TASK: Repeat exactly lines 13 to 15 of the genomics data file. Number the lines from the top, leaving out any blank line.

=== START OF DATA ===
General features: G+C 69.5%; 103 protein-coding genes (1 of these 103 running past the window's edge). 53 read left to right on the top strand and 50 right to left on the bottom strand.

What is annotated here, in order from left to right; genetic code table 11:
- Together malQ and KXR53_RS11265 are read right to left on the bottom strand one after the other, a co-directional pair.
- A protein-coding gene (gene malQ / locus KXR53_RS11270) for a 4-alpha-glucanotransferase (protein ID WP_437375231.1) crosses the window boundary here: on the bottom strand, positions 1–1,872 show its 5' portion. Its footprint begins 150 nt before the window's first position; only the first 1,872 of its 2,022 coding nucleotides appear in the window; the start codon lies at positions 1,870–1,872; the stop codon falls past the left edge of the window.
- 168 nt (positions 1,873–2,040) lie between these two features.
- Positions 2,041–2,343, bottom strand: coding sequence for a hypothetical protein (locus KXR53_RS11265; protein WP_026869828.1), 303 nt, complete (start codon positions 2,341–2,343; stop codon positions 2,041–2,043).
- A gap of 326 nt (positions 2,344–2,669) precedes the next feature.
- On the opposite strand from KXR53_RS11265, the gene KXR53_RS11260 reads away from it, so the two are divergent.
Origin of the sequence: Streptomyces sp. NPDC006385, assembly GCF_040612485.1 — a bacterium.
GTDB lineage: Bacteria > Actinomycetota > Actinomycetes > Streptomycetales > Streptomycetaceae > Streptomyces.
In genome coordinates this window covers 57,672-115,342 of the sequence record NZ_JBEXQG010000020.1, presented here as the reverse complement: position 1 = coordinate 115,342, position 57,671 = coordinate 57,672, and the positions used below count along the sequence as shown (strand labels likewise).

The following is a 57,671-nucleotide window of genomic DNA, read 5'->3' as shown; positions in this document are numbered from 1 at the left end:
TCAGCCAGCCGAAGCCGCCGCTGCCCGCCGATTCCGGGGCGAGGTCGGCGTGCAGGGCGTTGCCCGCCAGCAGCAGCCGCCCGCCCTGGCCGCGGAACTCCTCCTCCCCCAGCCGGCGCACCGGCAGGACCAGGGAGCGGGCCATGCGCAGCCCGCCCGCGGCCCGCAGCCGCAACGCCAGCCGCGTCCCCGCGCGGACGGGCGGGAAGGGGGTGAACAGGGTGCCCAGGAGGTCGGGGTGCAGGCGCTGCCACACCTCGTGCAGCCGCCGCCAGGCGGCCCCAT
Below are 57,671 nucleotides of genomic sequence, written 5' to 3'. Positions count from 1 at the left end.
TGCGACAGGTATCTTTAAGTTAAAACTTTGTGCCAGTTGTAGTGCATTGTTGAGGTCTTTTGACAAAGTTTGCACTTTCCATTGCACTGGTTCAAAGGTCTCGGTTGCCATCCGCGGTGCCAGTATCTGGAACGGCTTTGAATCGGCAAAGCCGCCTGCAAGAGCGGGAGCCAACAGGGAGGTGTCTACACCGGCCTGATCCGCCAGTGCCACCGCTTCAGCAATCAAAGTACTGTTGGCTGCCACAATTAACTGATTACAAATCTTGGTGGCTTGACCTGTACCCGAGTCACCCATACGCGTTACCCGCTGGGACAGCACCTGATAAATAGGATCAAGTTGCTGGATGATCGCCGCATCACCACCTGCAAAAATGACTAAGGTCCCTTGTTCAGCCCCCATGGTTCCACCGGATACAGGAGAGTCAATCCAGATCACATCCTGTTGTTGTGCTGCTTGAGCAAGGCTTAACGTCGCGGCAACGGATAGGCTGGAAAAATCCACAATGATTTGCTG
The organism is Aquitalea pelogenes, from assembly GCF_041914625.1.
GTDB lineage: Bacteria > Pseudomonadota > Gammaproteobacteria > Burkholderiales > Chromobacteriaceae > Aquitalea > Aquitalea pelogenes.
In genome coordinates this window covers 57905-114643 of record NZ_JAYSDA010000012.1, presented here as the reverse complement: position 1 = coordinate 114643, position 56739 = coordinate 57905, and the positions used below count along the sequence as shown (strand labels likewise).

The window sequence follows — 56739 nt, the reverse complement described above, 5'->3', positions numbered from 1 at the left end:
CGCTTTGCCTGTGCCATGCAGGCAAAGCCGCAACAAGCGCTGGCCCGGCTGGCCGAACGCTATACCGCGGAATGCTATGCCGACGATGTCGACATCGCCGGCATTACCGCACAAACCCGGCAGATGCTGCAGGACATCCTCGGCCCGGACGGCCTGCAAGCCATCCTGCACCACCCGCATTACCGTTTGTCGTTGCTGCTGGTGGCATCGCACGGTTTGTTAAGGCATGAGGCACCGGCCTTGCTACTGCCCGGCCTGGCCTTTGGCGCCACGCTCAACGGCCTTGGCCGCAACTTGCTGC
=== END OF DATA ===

TCAGCCAGCCGAAGCCGCCGCTGCCCGCCGATTCCGGGGCGAGGTCGGCGTGCAGGGCGTTGCCCGCCAGCAGCAGCCGCCCGCCCTGGCCGCGGAACTCCTCCTCCCCCAGCCGGCGCACCGGCAGGACCAGGGAGCGGGCCATGCGCAGCCCGCCCGCGGCCCGCAGCCGCAACGCCAGCCGCGTCCCCGCGCGGACGGGCGGGAAGGGGGTGAACAGGGTGCCCAGGAGGTCGGGGTGCAGGCGCTGCCACACCTCGTGCAGCCGCCGCCAGGCGGCCCCAT
Below are 57,671 nucleotides of genomic sequence, written 5' to 3'. Positions count from 1 at the left end.
TGCGACAGGTATCTTTAAGTTAAAACTTTGTGCCAGTTGTAGTGCATTGTTGAGGTCTTTTGACAAAGTTTGCACTTTCCATTGCACTGGTTCAAAGGTCTCGGTTGCCATCCGCGGTGCCAGTATCTGGAACGGCTTTGAATCGGCAAAGCCGCCTGCAAGAGCGGGAGCCAACAGGGAGGTGTCTACACCGGCCTGATCCGCCAGTGCCACCGCTTCAGCAATCAAAGTACTGTTGGCTGCCACAATTAACTGATTACAAATCTTGGTGGCTTGACCTGTACCCGAGTCACCCATACGCGTTACCCGCTGGGACAGCACCTGATAAATAGGATCAAGTTGCTGGATGATCGCCGCATCACCACCTGCAAAAATGACTAAGGTCCCTTGTTCAGCCCCCATGGTTCCACCGGATACAGGAGAGTCAATCCAGATCACATCCTGTTGTTGTGCTGCTTGAGCAAGGCTTAACGTCGCGGCAACGGATAGGCTGGAAAAATCCACAATGATTTGCTG